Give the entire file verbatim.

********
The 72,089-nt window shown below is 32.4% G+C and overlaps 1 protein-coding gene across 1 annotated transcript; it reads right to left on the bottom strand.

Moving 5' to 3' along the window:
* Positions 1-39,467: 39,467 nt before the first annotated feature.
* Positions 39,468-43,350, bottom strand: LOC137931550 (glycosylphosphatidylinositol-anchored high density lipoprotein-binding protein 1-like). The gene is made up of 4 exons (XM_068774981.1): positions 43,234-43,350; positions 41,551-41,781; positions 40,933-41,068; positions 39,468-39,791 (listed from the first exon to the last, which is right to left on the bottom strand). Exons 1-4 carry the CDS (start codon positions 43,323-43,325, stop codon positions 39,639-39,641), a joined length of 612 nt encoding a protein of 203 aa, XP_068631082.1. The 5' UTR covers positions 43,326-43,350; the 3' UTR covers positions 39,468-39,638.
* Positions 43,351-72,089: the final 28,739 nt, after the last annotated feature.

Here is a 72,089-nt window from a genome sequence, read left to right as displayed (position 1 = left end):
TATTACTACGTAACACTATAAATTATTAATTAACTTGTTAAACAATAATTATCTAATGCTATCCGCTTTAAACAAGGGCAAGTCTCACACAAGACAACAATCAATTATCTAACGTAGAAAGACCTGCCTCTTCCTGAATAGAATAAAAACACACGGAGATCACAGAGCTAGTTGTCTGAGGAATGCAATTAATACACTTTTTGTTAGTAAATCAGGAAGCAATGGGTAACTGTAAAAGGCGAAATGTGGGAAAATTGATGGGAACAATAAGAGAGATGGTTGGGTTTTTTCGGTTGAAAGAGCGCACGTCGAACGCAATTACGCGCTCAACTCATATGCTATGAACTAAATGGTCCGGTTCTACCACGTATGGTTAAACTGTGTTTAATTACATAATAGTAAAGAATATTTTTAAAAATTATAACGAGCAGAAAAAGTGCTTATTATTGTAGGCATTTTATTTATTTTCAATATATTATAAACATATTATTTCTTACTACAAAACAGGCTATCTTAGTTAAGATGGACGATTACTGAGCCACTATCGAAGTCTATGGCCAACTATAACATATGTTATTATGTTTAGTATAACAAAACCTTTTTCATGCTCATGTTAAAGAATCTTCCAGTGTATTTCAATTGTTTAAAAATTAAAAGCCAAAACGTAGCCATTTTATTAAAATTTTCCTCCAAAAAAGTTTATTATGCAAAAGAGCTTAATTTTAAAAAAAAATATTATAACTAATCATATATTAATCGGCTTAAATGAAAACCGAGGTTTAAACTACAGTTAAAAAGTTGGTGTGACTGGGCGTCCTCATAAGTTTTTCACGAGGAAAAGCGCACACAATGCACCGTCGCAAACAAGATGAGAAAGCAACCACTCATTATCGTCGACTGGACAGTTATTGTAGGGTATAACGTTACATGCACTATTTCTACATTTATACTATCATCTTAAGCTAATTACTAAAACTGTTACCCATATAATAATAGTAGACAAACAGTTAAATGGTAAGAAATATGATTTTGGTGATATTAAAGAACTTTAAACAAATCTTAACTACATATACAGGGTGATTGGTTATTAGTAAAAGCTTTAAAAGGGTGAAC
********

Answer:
The 72,089-nt window shown below is 32.4% G+C and overlaps 1 protein-coding gene across 1 annotated transcript; it reads right to left on the bottom strand.

Moving 5' to 3' along the window:
* Positions 1-39,467: 39,467 nt before the first annotated feature.
* Positions 39,468-43,350, bottom strand: LOC137931550 (glycosylphosphatidylinositol-anchored high density lipoprotein-binding protein 1-like). The gene is made up of 4 exons (XM_068774981.1): positions 43,234-43,350; positions 41,551-41,781; positions 40,933-41,068; positions 39,468-39,791 (listed from the first exon to the last, which is right to left on the bottom strand). Exons 1-4 carry the CDS (start codon positions 43,323-43,325, stop codon positions 39,639-39,641), a joined length of 612 nt encoding a protein of 203 aa, XP_068631082.1. The 5' UTR covers positions 43,326-43,350; the 3' UTR covers positions 39,468-39,638.
* Positions 43,351-72,089: the final 28,739 nt, after the last annotated feature.

Here is a 72,089-nt window from a genome sequence, read left to right as displayed (position 1 = left end):
TATTACTACGTAACACTATAAATTATTAATTAACTTGTTAAACAATAATTATCTAATGCTATCCGCTTTAAACAAGGGCAAGTCTCACACAAGACAACAATCAATTATCTAACGTAGAAAGACCTGCCTCTTCCTGAATAGAATAAAAACACACGGAGATCACAGAGCTAGTTGTCTGAGGAATGCAATTAATACACTTTTTGTTAGTAAATCAGGAAGCAATGGGTAACTGTAAAAGGCGAAATGTGGGAAAATTGATGGGAACAATAAGAGAGATGGTTGGGTTTTTTCGGTTGAAAGAGCGCACGTCGAACGCAATTACGCGCTCAACTCATATGCTATGAACTAAATGGTCCGGTTCTACCACGTATGGTTAAACTGTGTTTAATTACATAATAGTAAAGAATATTTTTAAAAATTATAACGAGCAGAAAAAGTGCTTATTATTGTAGGCATTTTATTTATTTTCAATATATTATAAACATATTATTTCTTACTACAAAACAGGCTATCTTAGTTAAGATGGACGATTACTGAGCCACTATCGAAGTCTATGGCCAACTATAACATATGTTATTATGTTTAGTATAACAAAACCTTTTTCATGCTCATGTTAAAGAATCTTCCAGTGTATTTCAATTGTTTAAAAATTAAAAGCCAAAACGTAGCCATTTTATTAAAATTTTCCTCCAAAAAAGTTTATTATGCAAAAGAGCTTAATTTTAAAAAAAAATATTATAACTAATCATATATTAATCGGCTTAAATGAAAACCGAGGTTTAAACTACAGTTAAAAAGTTGGTGTGACTGGGCGTCCTCATAAGTTTTTCACGAGGAAAAGCGCACACAATGCACCGTCGCAAACAAGATGAGAAAGCAACCACTCATTATCGTCGACTGGACAGTTATTGTAGGGTATAACGTTACATGCACTATTTCTACATTTATACTATCATCTTAAGCTAATTACTAAAACTGTTACCCATATAATAATAGTAGACAAACAGTTAAATGGTAAGAAATATGATTTTGGTGATATTAAAGAACTTTAAACAAATCTTAACTACATATACAGGGTGATTGGTTATTAGTAAAAGCTTTAAAAGGGTGAAC